Mostly, it’s just enormously endearing what this group fumble about in their new forms. The faces in this series are some of the best you’ll ever see (Izutsumi is a huge addition to that), and stuff like Laois hiding Kensuke’s badass new form from Marcille and Marcille getting pinballed around by the others at every turn is just hilarious. Eventually the gargoyles are defeated and the spores washed off, and after a meal of transformed dumplings (I think Elf Senshi is my absolute favorite of all these transformations) and a night’s sleep everyone is more or less back to normal.

The next day they find some dwarvish tech – what looks like something close to a mine train which Senshi refers to as a “trolley” – and settle down for the ride to wherever it takes them. Senshi asks Laios about his past, and gets an earful. A lot of it concerning how rough Falin’s childhood was, and Senshi scolds Laios for having brought her with him for such a dangerous lifestyle. Senshi is a thoughtful and observant fellow, and he hasn’t forgotten the “souls as eggs” conversation of a few eps ago. If Falin is a sunny side up on top of bacon, perhaps the can be pried free. With Izutsumi it’s more of an omelet, which makes the idea of separating her disparate parts seem a fair bit trickier.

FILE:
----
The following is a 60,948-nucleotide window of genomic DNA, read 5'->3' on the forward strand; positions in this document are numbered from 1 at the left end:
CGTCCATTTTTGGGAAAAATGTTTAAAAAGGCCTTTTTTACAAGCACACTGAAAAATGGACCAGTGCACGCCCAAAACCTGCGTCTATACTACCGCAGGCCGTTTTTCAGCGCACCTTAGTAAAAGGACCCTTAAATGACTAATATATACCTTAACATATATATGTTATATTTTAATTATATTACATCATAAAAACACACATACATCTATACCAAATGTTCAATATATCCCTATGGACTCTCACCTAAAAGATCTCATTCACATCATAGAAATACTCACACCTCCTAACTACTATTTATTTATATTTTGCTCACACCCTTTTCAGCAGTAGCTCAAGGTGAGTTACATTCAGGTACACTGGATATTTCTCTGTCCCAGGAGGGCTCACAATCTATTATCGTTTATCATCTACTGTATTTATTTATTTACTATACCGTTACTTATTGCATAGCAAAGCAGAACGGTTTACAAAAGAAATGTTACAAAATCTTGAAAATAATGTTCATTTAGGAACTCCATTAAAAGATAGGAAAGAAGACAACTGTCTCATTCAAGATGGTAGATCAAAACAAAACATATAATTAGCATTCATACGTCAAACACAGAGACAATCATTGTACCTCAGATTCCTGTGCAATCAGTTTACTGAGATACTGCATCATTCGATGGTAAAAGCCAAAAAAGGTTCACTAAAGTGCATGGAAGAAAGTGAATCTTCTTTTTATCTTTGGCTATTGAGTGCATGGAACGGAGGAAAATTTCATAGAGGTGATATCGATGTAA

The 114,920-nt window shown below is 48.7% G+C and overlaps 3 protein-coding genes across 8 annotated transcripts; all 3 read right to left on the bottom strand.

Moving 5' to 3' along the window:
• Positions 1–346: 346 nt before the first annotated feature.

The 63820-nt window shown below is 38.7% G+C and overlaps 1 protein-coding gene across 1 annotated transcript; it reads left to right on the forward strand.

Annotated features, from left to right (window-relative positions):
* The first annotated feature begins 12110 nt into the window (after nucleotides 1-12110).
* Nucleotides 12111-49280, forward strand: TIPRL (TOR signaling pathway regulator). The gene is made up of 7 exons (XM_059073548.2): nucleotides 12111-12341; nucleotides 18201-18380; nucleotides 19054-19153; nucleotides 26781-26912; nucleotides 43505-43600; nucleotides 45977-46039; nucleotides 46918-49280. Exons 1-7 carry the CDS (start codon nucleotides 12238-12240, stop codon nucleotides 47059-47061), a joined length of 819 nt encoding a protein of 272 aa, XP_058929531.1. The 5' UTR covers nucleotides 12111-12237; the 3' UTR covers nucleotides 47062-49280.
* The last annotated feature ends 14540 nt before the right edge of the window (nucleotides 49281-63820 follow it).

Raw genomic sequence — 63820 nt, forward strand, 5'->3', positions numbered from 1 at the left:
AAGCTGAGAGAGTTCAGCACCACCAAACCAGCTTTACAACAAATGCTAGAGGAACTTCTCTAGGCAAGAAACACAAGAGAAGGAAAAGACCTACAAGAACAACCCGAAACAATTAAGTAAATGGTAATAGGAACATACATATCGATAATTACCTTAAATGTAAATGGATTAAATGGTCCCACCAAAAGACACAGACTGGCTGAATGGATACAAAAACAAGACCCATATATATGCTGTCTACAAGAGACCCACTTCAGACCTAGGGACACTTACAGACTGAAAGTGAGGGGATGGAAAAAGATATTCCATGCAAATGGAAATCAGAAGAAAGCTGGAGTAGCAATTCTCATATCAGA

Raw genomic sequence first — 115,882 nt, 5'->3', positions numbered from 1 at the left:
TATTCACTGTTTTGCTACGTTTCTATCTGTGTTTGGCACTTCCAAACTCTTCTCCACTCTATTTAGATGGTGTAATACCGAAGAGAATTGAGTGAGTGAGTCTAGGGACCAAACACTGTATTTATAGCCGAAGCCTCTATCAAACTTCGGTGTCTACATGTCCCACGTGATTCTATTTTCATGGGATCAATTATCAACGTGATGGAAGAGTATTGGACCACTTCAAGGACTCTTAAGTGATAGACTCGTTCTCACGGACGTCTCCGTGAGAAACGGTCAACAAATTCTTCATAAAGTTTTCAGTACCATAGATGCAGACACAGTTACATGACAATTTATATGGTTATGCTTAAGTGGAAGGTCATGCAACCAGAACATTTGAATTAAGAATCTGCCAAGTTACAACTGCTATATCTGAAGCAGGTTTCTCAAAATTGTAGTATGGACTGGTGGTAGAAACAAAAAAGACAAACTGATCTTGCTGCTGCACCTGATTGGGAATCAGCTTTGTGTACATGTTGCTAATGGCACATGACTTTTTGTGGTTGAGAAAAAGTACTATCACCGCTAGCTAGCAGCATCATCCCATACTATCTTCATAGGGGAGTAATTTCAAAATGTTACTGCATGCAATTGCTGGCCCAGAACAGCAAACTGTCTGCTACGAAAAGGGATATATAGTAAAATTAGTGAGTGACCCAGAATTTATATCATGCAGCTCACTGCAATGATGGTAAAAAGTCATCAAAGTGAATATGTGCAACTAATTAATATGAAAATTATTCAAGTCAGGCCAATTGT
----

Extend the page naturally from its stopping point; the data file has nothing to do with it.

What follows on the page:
Senshi’s Falin theory is simple. Since being digested fundamentally transforms the formerly living even in this strange dungeon, perhaps if the dragon part of her are eaten, the dragon part of her soul can be excised. Laios, as ever unfazed, is mainly concerned that it would take the five of them a decade to eat something as massive as Falin has become. Senshi points out that Laios does have connections he could call on, and a plan starts to take shape. Free the winged lion, team with it to subdue the Lunatic Magician, and have the biggest sister-eating party ever with all of his friends (and a bunch of people who don’t like him very much).

That’s as good a place as anywhere to leave it, really. The series is about half over, as I said, but the plot is really just getting started. I think finishing by reinforcing the bonds among the Laios party (including with Izutsumi), and them with the audience is a wise move. As big as this series gets it’s still these people and their dynamic that drives everything, including the series’ not inconsiderable charm. Spending time with these moolyaks is always a pleasure, and the very heart of the Dungeon Meshi experience.